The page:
Note: This exhibition is located in downtown Minneapolis.
In U.S. and European decorative arts in the late 1800s, Britain led the way in modern design. Some common themes emerged: an openness to global design influences and an embrace—or rejection—of industrial manufacturing. Christopher Dresser, considered the first modern industrial designer, worked with British manufacturers of furniture, metalwork, wallpaper, ceramics, and glass to create well-designed objects for mass production. Dresser, a trained botanist and world traveler, studied design from all cultures. His designs reflect either new uses of natural or cultural motifs, or incredible simplicity through a focus on geometry and surface.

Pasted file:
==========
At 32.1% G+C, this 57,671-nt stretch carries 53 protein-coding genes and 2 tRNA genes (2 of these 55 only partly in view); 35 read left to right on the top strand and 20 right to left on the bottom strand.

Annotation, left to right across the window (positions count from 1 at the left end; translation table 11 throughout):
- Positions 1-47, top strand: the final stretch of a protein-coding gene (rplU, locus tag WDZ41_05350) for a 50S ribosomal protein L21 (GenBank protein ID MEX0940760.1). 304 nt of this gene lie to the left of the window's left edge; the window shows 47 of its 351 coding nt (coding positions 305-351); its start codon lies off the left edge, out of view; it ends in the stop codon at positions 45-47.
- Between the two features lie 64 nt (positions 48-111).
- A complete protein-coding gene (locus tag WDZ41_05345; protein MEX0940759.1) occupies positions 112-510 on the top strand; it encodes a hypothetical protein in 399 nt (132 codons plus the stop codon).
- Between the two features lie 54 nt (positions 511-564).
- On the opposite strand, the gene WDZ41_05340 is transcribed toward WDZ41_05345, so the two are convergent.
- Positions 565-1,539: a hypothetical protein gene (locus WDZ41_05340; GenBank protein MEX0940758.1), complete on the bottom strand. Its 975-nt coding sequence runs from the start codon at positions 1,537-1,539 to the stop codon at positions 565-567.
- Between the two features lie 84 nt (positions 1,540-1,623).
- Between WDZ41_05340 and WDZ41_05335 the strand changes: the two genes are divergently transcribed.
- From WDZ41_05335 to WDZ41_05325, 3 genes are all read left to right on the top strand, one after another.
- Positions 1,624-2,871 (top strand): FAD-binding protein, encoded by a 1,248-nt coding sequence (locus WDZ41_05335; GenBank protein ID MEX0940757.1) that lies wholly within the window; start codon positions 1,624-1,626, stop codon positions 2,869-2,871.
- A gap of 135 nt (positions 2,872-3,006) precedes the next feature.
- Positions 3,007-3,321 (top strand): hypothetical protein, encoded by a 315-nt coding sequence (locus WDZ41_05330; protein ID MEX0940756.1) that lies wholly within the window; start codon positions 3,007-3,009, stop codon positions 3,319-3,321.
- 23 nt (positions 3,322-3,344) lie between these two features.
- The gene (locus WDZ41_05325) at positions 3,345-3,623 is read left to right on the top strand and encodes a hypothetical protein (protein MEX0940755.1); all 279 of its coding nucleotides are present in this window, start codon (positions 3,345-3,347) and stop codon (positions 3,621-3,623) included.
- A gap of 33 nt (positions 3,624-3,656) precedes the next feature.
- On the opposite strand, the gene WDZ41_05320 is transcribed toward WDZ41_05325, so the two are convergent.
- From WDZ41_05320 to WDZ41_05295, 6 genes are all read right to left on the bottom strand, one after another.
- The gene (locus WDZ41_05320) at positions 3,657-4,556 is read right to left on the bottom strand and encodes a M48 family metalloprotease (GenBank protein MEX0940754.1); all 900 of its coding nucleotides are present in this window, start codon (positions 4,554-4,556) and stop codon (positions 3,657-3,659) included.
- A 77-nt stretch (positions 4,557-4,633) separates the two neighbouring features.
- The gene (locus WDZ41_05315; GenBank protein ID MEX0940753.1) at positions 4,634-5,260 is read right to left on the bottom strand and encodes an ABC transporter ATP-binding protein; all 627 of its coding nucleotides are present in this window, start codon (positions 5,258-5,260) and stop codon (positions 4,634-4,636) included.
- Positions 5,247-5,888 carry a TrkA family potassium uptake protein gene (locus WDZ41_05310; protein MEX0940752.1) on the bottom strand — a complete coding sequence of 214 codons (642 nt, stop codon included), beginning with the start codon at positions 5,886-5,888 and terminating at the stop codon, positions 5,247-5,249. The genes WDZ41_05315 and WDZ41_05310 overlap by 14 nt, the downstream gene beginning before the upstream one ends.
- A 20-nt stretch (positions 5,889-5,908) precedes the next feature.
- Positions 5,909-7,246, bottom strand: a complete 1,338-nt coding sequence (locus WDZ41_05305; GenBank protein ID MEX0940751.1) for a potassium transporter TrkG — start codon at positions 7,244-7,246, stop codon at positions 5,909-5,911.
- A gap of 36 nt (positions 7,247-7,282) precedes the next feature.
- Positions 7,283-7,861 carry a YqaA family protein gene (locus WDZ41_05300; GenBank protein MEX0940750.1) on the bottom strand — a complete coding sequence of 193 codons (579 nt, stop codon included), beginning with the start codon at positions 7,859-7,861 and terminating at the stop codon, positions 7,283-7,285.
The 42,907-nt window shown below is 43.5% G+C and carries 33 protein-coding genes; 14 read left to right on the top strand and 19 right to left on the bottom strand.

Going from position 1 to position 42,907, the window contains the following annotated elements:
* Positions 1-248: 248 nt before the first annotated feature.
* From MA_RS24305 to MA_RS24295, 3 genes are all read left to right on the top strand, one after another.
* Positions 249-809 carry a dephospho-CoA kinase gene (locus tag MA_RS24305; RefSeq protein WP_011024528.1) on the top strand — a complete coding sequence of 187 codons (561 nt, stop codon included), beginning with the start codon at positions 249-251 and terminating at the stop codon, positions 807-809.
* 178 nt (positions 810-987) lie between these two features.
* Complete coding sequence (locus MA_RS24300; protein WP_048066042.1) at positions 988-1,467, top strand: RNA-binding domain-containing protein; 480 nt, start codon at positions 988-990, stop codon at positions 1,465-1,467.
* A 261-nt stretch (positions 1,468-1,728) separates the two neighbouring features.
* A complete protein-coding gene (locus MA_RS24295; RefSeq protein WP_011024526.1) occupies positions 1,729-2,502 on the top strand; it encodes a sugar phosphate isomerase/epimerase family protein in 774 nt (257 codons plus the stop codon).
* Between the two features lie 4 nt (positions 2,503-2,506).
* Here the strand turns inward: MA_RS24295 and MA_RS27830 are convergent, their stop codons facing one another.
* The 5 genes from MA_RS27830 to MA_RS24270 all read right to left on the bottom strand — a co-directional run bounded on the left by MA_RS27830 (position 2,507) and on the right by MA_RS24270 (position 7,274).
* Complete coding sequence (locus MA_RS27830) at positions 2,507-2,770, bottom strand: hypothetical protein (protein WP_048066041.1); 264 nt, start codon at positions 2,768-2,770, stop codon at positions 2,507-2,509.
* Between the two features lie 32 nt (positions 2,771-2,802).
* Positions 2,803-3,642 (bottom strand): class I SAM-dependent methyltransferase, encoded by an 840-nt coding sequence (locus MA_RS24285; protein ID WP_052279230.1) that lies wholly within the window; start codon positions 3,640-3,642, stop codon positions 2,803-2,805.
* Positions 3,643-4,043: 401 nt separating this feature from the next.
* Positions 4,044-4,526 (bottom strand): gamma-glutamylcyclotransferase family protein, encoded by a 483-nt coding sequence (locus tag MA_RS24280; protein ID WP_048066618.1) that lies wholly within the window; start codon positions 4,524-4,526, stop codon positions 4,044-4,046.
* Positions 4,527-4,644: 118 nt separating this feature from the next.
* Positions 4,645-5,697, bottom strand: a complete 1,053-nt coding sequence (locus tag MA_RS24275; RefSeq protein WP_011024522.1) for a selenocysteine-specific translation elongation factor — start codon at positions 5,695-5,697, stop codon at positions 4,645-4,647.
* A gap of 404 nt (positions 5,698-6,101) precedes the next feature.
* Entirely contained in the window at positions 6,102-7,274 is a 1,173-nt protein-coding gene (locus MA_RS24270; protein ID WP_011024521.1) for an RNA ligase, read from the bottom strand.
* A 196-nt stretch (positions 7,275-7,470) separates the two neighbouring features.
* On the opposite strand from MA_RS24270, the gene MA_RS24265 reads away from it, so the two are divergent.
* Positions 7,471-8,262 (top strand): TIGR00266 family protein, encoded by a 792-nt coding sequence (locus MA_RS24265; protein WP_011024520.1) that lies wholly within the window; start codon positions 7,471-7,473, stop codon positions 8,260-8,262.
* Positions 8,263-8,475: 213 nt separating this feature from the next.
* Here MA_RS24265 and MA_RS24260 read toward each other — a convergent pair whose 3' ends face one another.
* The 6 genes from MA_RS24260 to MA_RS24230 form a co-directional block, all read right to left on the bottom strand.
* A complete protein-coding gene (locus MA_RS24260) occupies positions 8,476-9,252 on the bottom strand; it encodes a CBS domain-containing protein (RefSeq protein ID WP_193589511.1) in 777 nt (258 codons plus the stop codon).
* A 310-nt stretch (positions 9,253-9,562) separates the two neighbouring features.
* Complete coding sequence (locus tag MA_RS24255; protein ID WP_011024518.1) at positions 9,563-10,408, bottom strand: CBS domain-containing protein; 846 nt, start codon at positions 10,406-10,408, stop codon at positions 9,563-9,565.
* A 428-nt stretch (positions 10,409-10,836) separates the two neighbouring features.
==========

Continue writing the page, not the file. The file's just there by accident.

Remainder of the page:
At the same time, designers and makers who were part of the English Arts and Crafts movement wanted to provide handmade—and often luxurious and expensive—alternatives to mass-produced goods. Standards were set and maintained by the Guild of Handicraft led by Charles Robert Ashbee. London department store Liberty’s of London sold handmade and unique objects made by British craftsmen and women. This exhibition shows the dominance of Britain during this era with works by Dresser and his contemporaries.
Credit: Exhibition overview from museum website.